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Citipati in the American Museum ...
Thanks to Tom for this notice,
Clark, J.M.; Norell, M.A.; & Rowe, T. 2002. Cranial Anatomy of *Citipati
osmolskae* (THeropoda, Oviraptorosauria), and a reinterpretation of the
holotype of *Oviraptor philoceratops*. _American Musuem Novitates_ 3364:
Here, the skull is described for GI 100/978, holotype of *Citipati
osmolskae* (Clark et al., 2001). This specimen is remarkable in preserved
the right epipterygoid, both coronoids, and both stapes. Similarly, both
hyoid ceratobranchials I are preserved, with the right one in natural
articulation. The skull is remarkably preserved and for the first time CT
scanning reveals the shape of the endocranium, and a pnuematic chamber
within the frontal that lies above the endocranium and is confluent with
both otic recesses. [pers. obs.: There is a suture visible between the
dentaries and premaxillae, indicating possible immaturity, but this is not
very telling in that sutures may fuse late in ontogent, well after the
onset of maturity.]
AMNH 6517 is the holotype of *Oviraptor philoceratops*, and preserves a
relatively long rostrum (maxilla and dentary, premaxilla is only very
incompletely preserved). *Oviraptor* may be the most basal oviraptorid, as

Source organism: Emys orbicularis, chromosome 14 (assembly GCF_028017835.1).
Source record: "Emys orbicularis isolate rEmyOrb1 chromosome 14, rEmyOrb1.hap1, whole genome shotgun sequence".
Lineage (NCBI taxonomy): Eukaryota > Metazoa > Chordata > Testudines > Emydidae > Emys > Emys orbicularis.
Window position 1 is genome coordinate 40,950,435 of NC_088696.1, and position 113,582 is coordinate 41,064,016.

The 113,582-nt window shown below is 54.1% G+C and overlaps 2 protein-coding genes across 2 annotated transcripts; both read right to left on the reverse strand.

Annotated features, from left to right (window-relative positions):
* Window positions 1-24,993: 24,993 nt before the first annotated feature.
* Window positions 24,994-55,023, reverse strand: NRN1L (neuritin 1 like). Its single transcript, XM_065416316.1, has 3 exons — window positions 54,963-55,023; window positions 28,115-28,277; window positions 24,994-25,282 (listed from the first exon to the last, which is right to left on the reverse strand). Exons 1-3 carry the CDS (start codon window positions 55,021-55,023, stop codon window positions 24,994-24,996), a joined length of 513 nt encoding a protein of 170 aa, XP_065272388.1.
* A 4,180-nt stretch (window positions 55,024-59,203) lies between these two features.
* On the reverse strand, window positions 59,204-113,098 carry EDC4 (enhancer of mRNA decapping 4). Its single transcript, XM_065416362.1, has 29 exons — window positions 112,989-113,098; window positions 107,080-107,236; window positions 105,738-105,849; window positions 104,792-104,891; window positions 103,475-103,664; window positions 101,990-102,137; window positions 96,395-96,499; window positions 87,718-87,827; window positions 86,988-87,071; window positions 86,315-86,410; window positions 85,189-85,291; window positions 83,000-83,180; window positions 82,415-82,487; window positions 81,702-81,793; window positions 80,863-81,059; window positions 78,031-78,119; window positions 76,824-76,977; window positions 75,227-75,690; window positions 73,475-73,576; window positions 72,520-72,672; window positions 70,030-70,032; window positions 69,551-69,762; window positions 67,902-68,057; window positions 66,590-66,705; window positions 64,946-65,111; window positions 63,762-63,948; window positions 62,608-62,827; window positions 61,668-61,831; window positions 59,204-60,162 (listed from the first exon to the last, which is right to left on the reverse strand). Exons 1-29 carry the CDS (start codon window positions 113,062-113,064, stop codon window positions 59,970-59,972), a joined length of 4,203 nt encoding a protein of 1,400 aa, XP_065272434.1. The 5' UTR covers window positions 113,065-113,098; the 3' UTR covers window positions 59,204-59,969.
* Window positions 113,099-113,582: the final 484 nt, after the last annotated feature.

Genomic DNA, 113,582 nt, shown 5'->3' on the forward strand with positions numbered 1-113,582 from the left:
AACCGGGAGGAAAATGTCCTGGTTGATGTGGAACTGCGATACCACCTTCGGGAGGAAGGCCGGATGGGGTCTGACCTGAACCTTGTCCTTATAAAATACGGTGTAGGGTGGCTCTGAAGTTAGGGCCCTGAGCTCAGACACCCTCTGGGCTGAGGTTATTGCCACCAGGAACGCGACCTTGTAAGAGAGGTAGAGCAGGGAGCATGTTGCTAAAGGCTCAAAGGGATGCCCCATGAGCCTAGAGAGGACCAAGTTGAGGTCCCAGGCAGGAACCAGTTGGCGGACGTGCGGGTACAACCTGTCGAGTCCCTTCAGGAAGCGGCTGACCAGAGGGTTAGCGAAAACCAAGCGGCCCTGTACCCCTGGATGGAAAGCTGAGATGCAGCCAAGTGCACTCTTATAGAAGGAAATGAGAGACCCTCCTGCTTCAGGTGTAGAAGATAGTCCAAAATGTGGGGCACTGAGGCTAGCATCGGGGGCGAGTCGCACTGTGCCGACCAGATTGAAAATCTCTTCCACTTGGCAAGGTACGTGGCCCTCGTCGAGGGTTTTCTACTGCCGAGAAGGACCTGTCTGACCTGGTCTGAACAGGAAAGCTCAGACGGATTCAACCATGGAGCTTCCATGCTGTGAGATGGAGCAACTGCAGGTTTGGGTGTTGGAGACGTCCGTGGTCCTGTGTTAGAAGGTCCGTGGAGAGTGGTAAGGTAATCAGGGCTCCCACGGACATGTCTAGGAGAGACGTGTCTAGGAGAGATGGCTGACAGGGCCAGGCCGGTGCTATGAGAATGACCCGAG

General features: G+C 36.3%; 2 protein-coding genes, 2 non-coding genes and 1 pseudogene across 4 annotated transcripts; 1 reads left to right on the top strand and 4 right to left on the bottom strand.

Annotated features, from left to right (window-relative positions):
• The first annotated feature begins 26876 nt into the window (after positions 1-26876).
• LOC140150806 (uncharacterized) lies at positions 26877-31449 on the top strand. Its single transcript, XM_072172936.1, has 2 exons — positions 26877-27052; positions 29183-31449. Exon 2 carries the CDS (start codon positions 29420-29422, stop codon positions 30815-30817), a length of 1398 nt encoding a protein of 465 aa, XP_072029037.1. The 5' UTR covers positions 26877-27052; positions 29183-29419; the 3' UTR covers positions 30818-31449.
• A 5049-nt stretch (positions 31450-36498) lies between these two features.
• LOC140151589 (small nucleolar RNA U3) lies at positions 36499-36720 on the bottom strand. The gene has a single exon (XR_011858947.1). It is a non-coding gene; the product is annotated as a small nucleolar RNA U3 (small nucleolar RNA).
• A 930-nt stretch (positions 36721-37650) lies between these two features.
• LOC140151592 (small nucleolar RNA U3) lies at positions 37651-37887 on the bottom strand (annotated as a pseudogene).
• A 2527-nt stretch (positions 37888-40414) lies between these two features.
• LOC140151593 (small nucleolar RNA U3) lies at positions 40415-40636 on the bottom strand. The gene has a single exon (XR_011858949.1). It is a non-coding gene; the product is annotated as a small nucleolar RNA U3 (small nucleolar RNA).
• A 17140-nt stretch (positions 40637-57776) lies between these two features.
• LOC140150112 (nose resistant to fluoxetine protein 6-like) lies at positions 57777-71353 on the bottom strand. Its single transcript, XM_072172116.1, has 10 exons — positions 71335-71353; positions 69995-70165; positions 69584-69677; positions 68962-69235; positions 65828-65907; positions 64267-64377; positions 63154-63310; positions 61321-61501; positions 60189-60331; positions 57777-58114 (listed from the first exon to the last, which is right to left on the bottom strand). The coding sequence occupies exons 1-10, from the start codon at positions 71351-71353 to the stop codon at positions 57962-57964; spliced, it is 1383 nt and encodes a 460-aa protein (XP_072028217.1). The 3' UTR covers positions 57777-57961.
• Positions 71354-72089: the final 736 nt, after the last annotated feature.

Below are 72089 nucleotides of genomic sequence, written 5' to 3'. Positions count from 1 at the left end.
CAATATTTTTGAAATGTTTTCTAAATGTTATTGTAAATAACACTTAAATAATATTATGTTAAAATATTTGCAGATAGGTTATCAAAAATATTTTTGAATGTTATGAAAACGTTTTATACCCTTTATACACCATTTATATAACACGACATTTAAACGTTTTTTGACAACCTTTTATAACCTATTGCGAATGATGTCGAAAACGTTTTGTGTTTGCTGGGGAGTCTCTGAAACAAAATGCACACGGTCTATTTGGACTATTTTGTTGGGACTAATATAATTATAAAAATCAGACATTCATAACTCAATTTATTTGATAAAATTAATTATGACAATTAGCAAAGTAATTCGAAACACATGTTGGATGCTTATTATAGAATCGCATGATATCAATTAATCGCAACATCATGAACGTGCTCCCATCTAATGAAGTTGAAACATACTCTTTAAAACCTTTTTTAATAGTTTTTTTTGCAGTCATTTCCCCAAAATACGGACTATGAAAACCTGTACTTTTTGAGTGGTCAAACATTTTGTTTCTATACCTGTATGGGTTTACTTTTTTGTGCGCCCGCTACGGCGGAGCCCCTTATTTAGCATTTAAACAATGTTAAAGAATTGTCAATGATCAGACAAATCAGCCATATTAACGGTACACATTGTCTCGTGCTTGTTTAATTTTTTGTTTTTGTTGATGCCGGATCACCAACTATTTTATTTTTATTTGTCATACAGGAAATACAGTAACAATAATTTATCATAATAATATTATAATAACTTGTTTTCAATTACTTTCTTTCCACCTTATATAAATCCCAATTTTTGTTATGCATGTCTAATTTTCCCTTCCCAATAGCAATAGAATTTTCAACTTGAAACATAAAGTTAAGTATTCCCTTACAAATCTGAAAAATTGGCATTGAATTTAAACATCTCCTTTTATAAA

the rostrum can be observed in one scenario to shorten progressively.
There are some other oviraptorid notes to take heed: The big oviraptorid
which has been used to assess phylogeny in *Oviraptor philoceratops*,
specimen GI 100/42, is very similar to *Citipati osmolskae*, rather than
to *Oviraptor philoceratops*, in a number of cranial qualities, including
narial region and pneumaticity of the cranium. It is refered to *Citipati*
but it is not placed in any species, and the referral is tentative by the
hesitancy used in the paper (as a polarity between *Oviraptor* and
*Citipati*, and the abscence of apomorphies in *Khaan*, *Ingenia*, and
*Oviraptor mongoliensis* is noted for having a parietal crest as in
*Oviraptor mongoliensis*, but a short rostrum.
There is more to say on the cranium of oviraptorids, especially in the
considerable similarity to dromaeosaurid crania. This includes all three
tympanic recesses, basisphenoid with struts as seen in segnosaurs and the
lateral depression of troodontids (but not dromaeosaurids). Two papers are
in press, one with the above authors on the skull of *Saurornithoides*,
and another from Norell, Makovicky, and Clark on the braincase of
*Velociraptor*, to be published in the Graves Museum proceedings: _Graves
Museum of Archaeology and Natural History Publications in Paleontology_ 2,
in press). These will considerably clear up cranial anatomy in recent
matrices, and are almost certainly the basis of the codings used in recent
AMNH phylogenetic analyses.
Jaime A. Headden
Little steps are often the hardest to take. We are too used to making leaps
in the face of adversity, that a simple skip is so hard to do. We should all
learn to walk soft, walk small, see the world around us rather than zoom by it.
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